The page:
Lost Limericks - Cover for promo

Version 2:

This has been something of a secret project that I’ve been working on for about five years. Every now and again, usually while sipping a beer, I’d scribble a limerick about something Edgar Allan Poe had written. Or about his life. Or about his literary criticism. Or what critics thought of him. A good many of the limericks are framed as ideas that Poe jotted down in limerick form but never developed any further. I call these the “dead-end ideas” limericks.

Astoundingly, I wrote 100 of these silly limericks. Well, many are silly. Some are spooky. Others are serious, if one can make a serious point with a limerick. I organized these all into a book, and it’s available now. You can find it at Amazon by clicking on the book cover above.

A Ghost Report from the Green-Mountain Freeman on June 1, 1854

51W+qO+32TL._SX331_BO1,204,203,200_Here’s an oddity from my collection of ghost reports. First, it was published in 1854. It’s not the oldest I’ve found — that’s from 1844 — but it’s among the very few printed before the Civil War.

More interesting, though, is how the reporter fools readers into thinking this is an article on a real ghost at first. By the end, we see what’s really going on. It might have fit into the final chapter of Spectral Edition, which looks at ghostly encounters that are revealed to have some natural explanation. But it’s dated too early.

1854-06-01-p4 Green-Mountain Freeman [Montpelier, Vermont]

For the reasons noted above, this article did not “make the cut” for Spectral Edition: Ghost Reports from U.S. Newspapers, 1865-1917. Featuring close to 150 of the scariest, strangest, funniest, and most intriguing ghost reports from my collection of over 300, the book is available at Amazon in the U.S. or Amazon in the U.K.

Each Wednesday at the Merry Ghost Hunter, I post another authentic ghost report.

A Ghost Report from the St. Paul Daily Globe on February 17, 1893

51W+qO+32TL._SX331_BO1,204,203,200_There are many, many ghost reports about haunted railroads in my collection, so many that I selected only the most interesting for the book version of Spectral Edition.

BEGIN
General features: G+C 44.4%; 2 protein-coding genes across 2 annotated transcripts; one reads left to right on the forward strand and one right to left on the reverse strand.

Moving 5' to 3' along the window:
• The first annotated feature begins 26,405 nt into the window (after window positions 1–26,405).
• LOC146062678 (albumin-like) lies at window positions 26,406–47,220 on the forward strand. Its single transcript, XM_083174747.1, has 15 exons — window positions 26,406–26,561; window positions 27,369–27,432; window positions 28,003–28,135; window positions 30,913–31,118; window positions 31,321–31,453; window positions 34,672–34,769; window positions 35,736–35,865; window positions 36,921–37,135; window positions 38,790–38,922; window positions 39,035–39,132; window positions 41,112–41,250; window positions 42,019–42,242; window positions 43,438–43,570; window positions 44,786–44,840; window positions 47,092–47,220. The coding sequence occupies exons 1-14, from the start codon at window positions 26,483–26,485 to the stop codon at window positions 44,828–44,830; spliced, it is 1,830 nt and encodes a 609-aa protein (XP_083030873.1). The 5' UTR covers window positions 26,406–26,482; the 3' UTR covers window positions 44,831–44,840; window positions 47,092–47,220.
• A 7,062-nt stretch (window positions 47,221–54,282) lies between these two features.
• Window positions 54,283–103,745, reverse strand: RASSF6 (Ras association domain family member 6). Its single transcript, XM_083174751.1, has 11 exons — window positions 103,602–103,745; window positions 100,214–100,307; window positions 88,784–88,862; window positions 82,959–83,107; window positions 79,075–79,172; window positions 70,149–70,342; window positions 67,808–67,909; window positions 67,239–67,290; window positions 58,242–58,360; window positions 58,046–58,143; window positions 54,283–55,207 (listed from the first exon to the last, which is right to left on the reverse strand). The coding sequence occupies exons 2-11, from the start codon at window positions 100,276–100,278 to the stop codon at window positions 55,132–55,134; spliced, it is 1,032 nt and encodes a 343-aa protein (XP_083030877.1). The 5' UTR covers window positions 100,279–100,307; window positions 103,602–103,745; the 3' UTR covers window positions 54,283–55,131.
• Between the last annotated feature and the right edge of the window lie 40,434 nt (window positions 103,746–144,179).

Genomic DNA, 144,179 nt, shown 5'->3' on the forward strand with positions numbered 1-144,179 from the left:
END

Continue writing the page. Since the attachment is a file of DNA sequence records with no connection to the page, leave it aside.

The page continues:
Here’s one I left out. The ghostly voice and backstory that might explain it are interesting, but there simply isn’t much here. In fact, the article ends with what seems like an over-reaction from the two railroad workers who were witnesses.

Maybe I’m wrong, but wouldn’t Dedman and Gavin want to investigate the haunting a bit more closely before being scared away?

1893-02-17 p7 St. Paul Daily Globe [Minnesota]

For the reasons noted above, this article did not “make the cut” for Spectral Edition: Ghost Reports from U.S. Newspapers, 1865-1917. Featuring close to 150 of the scariest, strangest, funniest, and most intriguing ghost reports from my collection of over 300, the book is available at Amazon in the U.S. or Amazon in the U.K.

Each Wednesday at the Merry Ghost Hunter, I post another authentic ghost report.

A Ghost Report from Indiana State Sentinel on April 18, 1894

51W+qO+32TL._SX331_BO1,204,203,200_As the book version of Spectral Edition makes clear, there was a bit of a ghost craze in the late 1800s and early 1900s (and I don’t think it was confined to the U.S.). This is reflected in this article, where no “solid” ghostly activity seems to occur. It’s probably just a guy in a graveyard, acting like a ghost.

That’s why this one didn’t make it into the book. As ghost reports go, it’s pretty disappointing. Except for the final chapter, “Natural Explanations,” the articles I chose to include in the book offer much better evidence that ghosts are real.

1894-04-18 p8 Indiana State Sentinel [Indianapolis]

For the reasons noted above, this article did not “make the cut” for Spectral Edition: Ghost Reports from U.S. Newspapers, 1865-1917. Featuring close to 150 of the scariest, strangest, funniest, and most intriguing ghost reports from my collection of over 300, the book is available at Amazon in the U.S. or Amazon in the U.K.

Each Wednesday at the Merry Ghost Hunter, I post another authentic ghost report.